Sustainability: The New Age

Consumer demands for sustainability are also having a transformative effect on the demand for natural resources. Today, green concerns have an impact on the purchasing decisions of almost all consumers.

Given that the supply, demand and price of natural resources are at the core of business, natural resources and material risks pose a threat for all companies in all sectors.

Environmental concerns

Environmental concerns contribute to the demand for some materials at the expense of others. A prime example is the changing energy mix, with coal in decline at the expense of renewables and natural gas.

Similarly, the increased pressure to replace the use of toxic materials such as lead in batteries with lithium drives demand for specific niche materials. From 2010 to 2015, lithium production increased by 30% globally.

There is also an increasing emphasis on recycling and pressure for manufacturers and retailers to use less packaging.  The introduction of a five pence charge for single-use plastic carrier bags in the UK is one example. In 2012, the government estimates that over seven billion single-use plastic bags were given out by supermarkets alone in the UK. Since the change in legislation, some retailers are claiming decreases of up to 80% in the number of bags used.

The World Economic Forum’s Global Risks 2016 report, identifies natural resources at the top of the agenda. Four of the five risks of highest concern for the next 10 years, identified by 750 members of the World Economic Forum’s global multi-stakeholder community, are related to natural resources and sustainability. Water crises top the list, with 40% of respondents identifying them as amongst the top five risks for the next 10 years.

The Top Five Global Risks of Highest Concern for the Next 10 Years

The Top Five Global Risks of Highest Concern for the Next 10 Years

Source: Global Risks Perception Survey 2015, World Economic Forum.

                                                                                                                                                                                                                                                                                                                                                            The supply and demand of natural resources give rise to a range of business risks:

Operational risks

Companies may struggle to secure supplies of key inputs and this could disrupt production. In addition, flow-on effects from natural disasters or climate change can resonate around the world and affect supplies of raw materials. Difficulties around managing high or volatile commodity prices also fall into this category.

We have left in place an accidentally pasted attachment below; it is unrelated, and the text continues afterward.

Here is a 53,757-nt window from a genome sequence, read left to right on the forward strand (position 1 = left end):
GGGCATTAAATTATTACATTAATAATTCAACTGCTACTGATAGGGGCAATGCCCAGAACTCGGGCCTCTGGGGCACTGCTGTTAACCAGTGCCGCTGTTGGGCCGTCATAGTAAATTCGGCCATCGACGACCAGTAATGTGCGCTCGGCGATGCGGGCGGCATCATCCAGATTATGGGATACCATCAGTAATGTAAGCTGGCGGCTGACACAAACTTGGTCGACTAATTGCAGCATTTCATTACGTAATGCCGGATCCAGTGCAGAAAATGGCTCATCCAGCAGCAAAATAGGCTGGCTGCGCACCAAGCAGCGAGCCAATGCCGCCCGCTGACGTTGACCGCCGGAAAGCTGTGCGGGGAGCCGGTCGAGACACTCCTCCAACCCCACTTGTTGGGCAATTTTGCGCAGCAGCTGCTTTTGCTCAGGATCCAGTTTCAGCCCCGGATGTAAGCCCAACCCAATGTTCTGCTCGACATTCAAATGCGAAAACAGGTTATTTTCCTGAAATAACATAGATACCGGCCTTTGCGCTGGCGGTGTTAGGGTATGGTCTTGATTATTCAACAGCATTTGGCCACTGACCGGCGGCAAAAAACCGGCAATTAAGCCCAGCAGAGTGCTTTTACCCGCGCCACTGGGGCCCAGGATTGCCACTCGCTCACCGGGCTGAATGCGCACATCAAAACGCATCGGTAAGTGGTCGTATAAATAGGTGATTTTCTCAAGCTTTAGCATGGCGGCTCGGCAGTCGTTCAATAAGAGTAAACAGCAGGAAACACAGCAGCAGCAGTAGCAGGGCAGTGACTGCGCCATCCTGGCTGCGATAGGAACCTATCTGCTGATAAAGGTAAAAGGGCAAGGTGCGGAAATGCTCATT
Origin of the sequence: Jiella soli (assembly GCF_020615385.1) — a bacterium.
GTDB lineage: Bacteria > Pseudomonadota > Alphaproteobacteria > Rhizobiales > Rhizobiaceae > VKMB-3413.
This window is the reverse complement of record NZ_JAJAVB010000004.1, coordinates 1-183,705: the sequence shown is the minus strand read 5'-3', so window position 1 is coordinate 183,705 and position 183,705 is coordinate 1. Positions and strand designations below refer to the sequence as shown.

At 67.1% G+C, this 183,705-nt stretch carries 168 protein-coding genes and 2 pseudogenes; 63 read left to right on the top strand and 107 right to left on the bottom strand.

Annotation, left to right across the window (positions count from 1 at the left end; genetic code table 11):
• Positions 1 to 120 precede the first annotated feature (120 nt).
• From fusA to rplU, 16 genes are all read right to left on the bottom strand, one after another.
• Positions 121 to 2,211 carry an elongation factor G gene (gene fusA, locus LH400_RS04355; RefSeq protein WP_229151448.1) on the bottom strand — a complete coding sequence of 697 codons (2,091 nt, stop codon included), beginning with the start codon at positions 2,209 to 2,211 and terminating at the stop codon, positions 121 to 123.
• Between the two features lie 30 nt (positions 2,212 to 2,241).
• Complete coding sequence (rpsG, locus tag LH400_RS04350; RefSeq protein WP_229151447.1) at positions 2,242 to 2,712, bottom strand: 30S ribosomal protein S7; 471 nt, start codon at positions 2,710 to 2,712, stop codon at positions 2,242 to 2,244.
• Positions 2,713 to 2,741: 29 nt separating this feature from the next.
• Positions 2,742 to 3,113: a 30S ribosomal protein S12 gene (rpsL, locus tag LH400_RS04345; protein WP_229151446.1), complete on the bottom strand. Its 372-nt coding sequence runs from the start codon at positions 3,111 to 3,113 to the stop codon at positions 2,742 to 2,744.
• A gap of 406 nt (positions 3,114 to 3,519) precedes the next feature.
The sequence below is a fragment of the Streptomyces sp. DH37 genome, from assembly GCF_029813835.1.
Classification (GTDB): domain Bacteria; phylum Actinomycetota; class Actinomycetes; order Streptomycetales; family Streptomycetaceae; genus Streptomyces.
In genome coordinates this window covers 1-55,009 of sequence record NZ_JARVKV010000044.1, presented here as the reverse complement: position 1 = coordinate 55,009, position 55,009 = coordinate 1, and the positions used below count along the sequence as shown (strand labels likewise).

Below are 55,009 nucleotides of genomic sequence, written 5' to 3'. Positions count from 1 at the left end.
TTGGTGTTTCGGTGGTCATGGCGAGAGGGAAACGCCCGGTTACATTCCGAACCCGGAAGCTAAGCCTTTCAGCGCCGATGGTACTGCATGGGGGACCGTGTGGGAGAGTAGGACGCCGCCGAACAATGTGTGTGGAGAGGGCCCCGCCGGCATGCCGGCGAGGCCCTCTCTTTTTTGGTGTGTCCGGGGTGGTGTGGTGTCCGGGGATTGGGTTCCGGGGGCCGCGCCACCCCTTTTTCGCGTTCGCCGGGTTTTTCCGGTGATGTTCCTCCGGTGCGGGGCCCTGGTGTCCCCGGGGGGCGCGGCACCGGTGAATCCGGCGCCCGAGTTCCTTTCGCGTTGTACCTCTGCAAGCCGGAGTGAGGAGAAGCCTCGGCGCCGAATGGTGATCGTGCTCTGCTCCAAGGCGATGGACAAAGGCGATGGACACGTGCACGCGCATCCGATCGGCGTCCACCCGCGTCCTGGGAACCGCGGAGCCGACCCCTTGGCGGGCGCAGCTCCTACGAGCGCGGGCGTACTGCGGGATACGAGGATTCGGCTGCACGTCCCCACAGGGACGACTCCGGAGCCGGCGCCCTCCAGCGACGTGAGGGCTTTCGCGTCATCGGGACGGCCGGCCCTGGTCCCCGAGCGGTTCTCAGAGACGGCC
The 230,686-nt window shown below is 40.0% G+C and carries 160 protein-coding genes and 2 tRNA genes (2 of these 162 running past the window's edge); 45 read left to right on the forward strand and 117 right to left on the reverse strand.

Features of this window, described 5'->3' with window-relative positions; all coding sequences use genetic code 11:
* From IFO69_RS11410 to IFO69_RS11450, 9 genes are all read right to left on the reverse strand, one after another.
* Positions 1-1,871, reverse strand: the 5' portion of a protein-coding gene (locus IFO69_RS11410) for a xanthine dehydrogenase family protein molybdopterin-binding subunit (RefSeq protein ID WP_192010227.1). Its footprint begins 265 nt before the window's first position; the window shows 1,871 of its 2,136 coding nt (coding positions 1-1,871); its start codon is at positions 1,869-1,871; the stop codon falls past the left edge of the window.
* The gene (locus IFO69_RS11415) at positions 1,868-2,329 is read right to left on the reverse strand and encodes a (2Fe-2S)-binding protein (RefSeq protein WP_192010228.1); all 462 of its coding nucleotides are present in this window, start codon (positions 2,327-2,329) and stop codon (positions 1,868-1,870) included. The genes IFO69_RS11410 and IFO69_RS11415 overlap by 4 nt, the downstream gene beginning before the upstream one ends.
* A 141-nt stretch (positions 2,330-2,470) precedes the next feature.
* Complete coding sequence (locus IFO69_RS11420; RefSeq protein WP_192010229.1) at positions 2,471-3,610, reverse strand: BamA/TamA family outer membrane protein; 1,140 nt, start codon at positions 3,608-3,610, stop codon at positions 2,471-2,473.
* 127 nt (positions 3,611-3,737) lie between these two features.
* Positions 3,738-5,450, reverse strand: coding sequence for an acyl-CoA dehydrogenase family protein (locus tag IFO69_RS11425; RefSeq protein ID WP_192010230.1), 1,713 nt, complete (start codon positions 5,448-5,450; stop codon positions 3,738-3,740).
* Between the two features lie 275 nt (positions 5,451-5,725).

Reputational risks

The public perception of a brand or a company as a whole can be damaged if the business is exposed as using unsustainable sources of materials or damaging ecosystems or habitats. For instance, a company consuming large amounts of water in a water-stressed locale runs the risk of bad publicity.

Regulatory risks

Governments may legislate to protect supplies of critical materials or prohibit the use of environmentally damaging resources—for instance, the European Union has specific directives on recycling, such as the Waste Electrical and Electronic Equipment Directive that sets collection, recycling and recovery targets for all types of electrical goods.

Market risks

Market risks can include changes in consumer trends and demands. Consumers may switch to a competitor’s more efficient or more sustainable products and services as a result of increasing awareness and interest in environmental matters. For instance, consumer demands for sustainable sources of palm oil have forced many food and drink manufacturers to switch to sustainable sources or alternatives to palm oil.

These risks combine to create the new normal for companies, which must act to secure their supplies of key natural resources whilst also accommodating the increased demand for sustainable practices from government and consumers alike.

How can companies manage these risks?

Companies should conduct thorough studies of their reliance on key raw materials, constantly reviewing and updating plans and processes.

The simplest way for businesses to manage the risk is to make the most efficient use of their critical resources. Recycling and substitution offer additional ways for companies to manage their supply of raw materials.

At the more extreme end of the range of options available is a complete or partial change of business models to incorporate ideas such as retaining ownership of products and leasing them to clients and customers or introducing take-back and re-manufacturing schemes and switching to sustainable raw materials.

Euromonitor, Sustainability and the New Normal for Natural Resources, 2016
McKinsey & Company, Sustainability & Resource Productivity, 2014